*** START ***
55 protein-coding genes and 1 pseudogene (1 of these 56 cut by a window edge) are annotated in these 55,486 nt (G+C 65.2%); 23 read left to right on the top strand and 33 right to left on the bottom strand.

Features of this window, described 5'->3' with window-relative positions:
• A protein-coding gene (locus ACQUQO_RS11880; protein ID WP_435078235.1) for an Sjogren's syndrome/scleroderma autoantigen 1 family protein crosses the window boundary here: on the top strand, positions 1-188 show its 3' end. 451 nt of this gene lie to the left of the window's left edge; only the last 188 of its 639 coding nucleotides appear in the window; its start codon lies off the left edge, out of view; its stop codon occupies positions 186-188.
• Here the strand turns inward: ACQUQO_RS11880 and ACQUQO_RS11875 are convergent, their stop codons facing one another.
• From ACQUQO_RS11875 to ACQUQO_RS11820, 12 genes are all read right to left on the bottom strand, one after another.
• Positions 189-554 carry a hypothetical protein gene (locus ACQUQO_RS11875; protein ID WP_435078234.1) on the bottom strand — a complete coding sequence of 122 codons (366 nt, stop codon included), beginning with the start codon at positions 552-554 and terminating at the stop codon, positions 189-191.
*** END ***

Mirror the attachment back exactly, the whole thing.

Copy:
55 protein-coding genes and 1 pseudogene (1 of these 56 cut by a window edge) are annotated in these 55,486 nt (G+C 65.2%); 23 read left to right on the top strand and 33 right to left on the bottom strand.

Features of this window, described 5'->3' with window-relative positions:
• A protein-coding gene (locus ACQUQO_RS11880; protein ID WP_435078235.1) for an Sjogren's syndrome/scleroderma autoantigen 1 family protein crosses the window boundary here: on the top strand, positions 1-188 show its 3' end. 451 nt of this gene lie to the left of the window's left edge; only the last 188 of its 639 coding nucleotides appear in the window; its start codon lies off the left edge, out of view; its stop codon occupies positions 186-188.
• Here the strand turns inward: ACQUQO_RS11880 and ACQUQO_RS11875 are convergent, their stop codons facing one another.
• From ACQUQO_RS11875 to ACQUQO_RS11820, 12 genes are all read right to left on the bottom strand, one after another.
• Positions 189-554 carry a hypothetical protein gene (locus ACQUQO_RS11875; protein ID WP_435078234.1) on the bottom strand — a complete coding sequence of 122 codons (366 nt, stop codon included), beginning with the start codon at positions 552-554 and terminating at the stop codon, positions 189-191.